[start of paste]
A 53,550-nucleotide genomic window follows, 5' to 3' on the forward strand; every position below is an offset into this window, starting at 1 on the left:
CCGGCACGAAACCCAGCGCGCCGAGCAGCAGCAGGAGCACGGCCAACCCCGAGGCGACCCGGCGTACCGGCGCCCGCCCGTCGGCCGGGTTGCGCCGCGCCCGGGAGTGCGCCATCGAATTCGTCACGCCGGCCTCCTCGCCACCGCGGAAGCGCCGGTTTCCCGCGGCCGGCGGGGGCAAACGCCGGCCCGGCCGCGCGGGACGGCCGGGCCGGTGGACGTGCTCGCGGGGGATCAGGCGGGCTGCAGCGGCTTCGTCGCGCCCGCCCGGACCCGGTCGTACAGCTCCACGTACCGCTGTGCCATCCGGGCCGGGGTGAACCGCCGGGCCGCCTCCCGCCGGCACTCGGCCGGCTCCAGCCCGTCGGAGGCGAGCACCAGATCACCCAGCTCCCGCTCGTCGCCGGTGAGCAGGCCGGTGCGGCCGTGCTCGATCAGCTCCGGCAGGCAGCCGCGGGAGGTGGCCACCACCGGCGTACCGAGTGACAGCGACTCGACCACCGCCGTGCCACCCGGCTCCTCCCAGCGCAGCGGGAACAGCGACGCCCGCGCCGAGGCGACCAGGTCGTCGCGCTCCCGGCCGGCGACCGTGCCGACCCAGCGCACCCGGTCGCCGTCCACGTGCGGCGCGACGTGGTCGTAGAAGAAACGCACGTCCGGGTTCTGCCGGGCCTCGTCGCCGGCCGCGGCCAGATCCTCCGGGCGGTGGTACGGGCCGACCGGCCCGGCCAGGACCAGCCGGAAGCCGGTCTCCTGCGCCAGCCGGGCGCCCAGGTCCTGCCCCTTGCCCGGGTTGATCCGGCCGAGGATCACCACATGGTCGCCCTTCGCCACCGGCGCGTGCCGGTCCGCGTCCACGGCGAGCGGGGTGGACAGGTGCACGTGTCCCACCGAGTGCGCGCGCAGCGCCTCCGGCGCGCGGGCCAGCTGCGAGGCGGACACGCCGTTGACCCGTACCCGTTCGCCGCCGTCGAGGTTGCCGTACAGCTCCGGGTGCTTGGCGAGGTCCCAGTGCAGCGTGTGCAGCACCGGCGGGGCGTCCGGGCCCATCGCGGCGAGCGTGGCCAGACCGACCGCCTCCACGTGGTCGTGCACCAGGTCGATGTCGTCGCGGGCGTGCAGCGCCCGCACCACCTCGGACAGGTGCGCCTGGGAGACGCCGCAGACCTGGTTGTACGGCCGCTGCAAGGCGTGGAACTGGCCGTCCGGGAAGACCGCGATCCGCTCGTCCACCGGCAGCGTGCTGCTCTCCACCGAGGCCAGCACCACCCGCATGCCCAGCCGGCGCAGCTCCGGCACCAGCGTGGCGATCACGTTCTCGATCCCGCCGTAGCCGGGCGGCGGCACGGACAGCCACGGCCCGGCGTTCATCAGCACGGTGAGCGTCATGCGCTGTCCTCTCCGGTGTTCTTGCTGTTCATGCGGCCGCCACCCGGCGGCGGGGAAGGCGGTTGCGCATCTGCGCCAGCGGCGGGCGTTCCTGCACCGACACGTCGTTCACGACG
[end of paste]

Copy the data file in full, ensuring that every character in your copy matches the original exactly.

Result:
A 53,550-nucleotide genomic window follows, 5' to 3' on the forward strand; every position below is an offset into this window, starting at 1 on the left:
CCGGCACGAAACCCAGCGCGCCGAGCAGCAGCAGGAGCACGGCCAACCCCGAGGCGACCCGGCGTACCGGCGCCCGCCCGTCGGCCGGGTTGCGCCGCGCCCGGGAGTGCGCCATCGAATTCGTCACGCCGGCCTCCTCGCCACCGCGGAAGCGCCGGTTTCCCGCGGCCGGCGGGGGCAAACGCCGGCCCGGCCGCGCGGGACGGCCGGGCCGGTGGACGTGCTCGCGGGGGATCAGGCGGGCTGCAGCGGCTTCGTCGCGCCCGCCCGGACCCGGTCGTACAGCTCCACGTACCGCTGTGCCATCCGGGCCGGGGTGAACCGCCGGGCCGCCTCCCGCCGGCACTCGGCCGGCTCCAGCCCGTCGGAGGCGAGCACCAGATCACCCAGCTCCCGCTCGTCGCCGGTGAGCAGGCCGGTGCGGCCGTGCTCGATCAGCTCCGGCAGGCAGCCGCGGGAGGTGGCCACCACCGGCGTACCGAGTGACAGCGACTCGACCACCGCCGTGCCACCCGGCTCCTCCCAGCGCAGCGGGAACAGCGACGCCCGCGCCGAGGCGACCAGGTCGTCGCGCTCCCGGCCGGCGACCGTGCCGACCCAGCGCACCCGGTCGCCGTCCACGTGCGGCGCGACGTGGTCGTAGAAGAAACGCACGTCCGGGTTCTGCCGGGCCTCGTCGCCGGCCGCGGCCAGATCCTCCGGGCGGTGGTACGGGCCGACCGGCCCGGCCAGGACCAGCCGGAAGCCGGTCTCCTGCGCCAGCCGGGCGCCCAGGTCCTGCCCCTTGCCCGGGTTGATCCGGCCGAGGATCACCACATGGTCGCCCTTCGCCACCGGCGCGTGCCGGTCCGCGTCCACGGCGAGCGGGGTGGACAGGTGCACGTGTCCCACCGAGTGCGCGCGCAGCGCCTCCGGCGCGCGGGCCAGCTGCGAGGCGGACACGCCGTTGACCCGTACCCGTTCGCCGCCGTCGAGGTTGCCGTACAGCTCCGGGTGCTTGGCGAGGTCCCAGTGCAGCGTGTGCAGCACCGGCGGGGCGTCCGGGCCCATCGCGGCGAGCGTGGCCAGACCGACCGCCTCCACGTGGTCGTGCACCAGGTCGATGTCGTCGCGGGCGTGCAGCGCCCGCACCACCTCGGACAGGTGCGCCTGGGAGACGCCGCAGACCTGGTTGTACGGCCGCTGCAAGGCGTGGAACTGGCCGTCCGGGAAGACCGCGATCCGCTCGTCCACCGGCAGCGTGCTGCTCTCCACCGAGGCCAGCACCACCCGCATGCCCAGCCGGCGCAGCTCCGGCACCAGCGTGGCGATCACGTTCTCGATCCCGCCGTAGCCGGGCGGCGGCACGGACAGCCACGGCCCGGCGTTCATCAGCACGGTGAGCGTCATGCGCTGTCCTCTCCGGTGTTCTTGCTGTTCATGCGGCCGCCACCCGGCGGCGGGGAAGGCGGTTGCGCATCTGCGCCAGCGGCGGGCGTTCCTGCACCGACACGTCGTTCACGACG